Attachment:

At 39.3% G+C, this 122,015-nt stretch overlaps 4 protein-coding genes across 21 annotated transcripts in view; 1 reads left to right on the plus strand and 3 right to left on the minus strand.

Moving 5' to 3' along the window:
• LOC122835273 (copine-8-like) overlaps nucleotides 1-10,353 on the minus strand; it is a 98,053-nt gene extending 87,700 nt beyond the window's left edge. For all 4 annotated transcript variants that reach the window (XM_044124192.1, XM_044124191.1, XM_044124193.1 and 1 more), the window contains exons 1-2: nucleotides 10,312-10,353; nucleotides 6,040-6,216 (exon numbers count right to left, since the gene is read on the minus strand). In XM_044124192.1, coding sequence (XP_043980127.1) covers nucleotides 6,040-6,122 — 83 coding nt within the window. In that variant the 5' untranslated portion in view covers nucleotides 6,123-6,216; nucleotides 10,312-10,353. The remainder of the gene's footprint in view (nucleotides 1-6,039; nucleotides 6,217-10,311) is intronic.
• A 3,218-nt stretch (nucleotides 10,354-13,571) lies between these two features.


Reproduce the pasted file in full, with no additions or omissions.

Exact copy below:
At 39.3% G+C, this 122,015-nt stretch overlaps 4 protein-coding genes across 21 annotated transcripts in view; 1 reads left to right on the plus strand and 3 right to left on the minus strand.

Moving 5' to 3' along the window:
• LOC122835273 (copine-8-like) overlaps nucleotides 1-10,353 on the minus strand; it is a 98,053-nt gene extending 87,700 nt beyond the window's left edge. For all 4 annotated transcript variants that reach the window (XM_044124192.1, XM_044124191.1, XM_044124193.1 and 1 more), the window contains exons 1-2: nucleotides 10,312-10,353; nucleotides 6,040-6,216 (exon numbers count right to left, since the gene is read on the minus strand). In XM_044124192.1, coding sequence (XP_043980127.1) covers nucleotides 6,040-6,122 — 83 coding nt within the window. In that variant the 5' untranslated portion in view covers nucleotides 6,123-6,216; nucleotides 10,312-10,353. The remainder of the gene's footprint in view (nucleotides 1-6,039; nucleotides 6,217-10,311) is intronic.
• A 3,218-nt stretch (nucleotides 10,354-13,571) lies between these two features.